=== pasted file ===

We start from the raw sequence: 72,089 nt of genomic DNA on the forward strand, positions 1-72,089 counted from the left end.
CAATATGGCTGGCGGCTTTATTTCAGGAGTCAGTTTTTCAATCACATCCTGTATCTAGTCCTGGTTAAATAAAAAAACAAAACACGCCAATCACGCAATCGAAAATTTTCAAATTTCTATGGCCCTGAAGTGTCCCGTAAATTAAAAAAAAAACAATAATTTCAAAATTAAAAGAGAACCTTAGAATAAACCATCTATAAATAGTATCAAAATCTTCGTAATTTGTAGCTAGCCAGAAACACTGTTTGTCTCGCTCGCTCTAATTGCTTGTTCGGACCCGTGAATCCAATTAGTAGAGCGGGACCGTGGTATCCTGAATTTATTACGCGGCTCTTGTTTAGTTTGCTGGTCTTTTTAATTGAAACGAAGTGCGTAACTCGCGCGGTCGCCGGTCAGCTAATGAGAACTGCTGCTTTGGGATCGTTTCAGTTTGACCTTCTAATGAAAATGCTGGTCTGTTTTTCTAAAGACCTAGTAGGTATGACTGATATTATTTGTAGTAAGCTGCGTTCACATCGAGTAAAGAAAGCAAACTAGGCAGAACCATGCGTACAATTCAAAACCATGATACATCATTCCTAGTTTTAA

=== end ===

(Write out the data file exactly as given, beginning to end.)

We start from the raw sequence: 72,089 nt of genomic DNA on the forward strand, positions 1-72,089 counted from the left end.
CAATATGGCTGGCGGCTTTATTTCAGGAGTCAGTTTTTCAATCACATCCTGTATCTAGTCCTGGTTAAATAAAAAAACAAAACACGCCAATCACGCAATCGAAAATTTTCAAATTTCTATGGCCCTGAAGTGTCCCGTAAATTAAAAAAAAAACAATAATTTCAAAATTAAAAGAGAACCTTAGAATAAACCATCTATAAATAGTATCAAAATCTTCGTAATTTGTAGCTAGCCAGAAACACTGTTTGTCTCGCTCGCTCTAATTGCTTGTTCGGACCCGTGAATCCAATTAGTAGAGCGGGACCGTGGTATCCTGAATTTATTACGCGGCTCTTGTTTAGTTTGCTGGTCTTTTTAATTGAAACGAAGTGCGTAACTCGCGCGGTCGCCGGTCAGCTAATGAGAACTGCTGCTTTGGGATCGTTTCAGTTTGACCTTCTAATGAAAATGCTGGTCTGTTTTTCTAAAGACCTAGTAGGTATGACTGATATTATTTGTAGTAAGCTGCGTTCACATCGAGTAAAGAAAGCAAACTAGGCAGAACCATGCGTACAATTCAAAACCATGATACATCATTCCTAGTTTTAA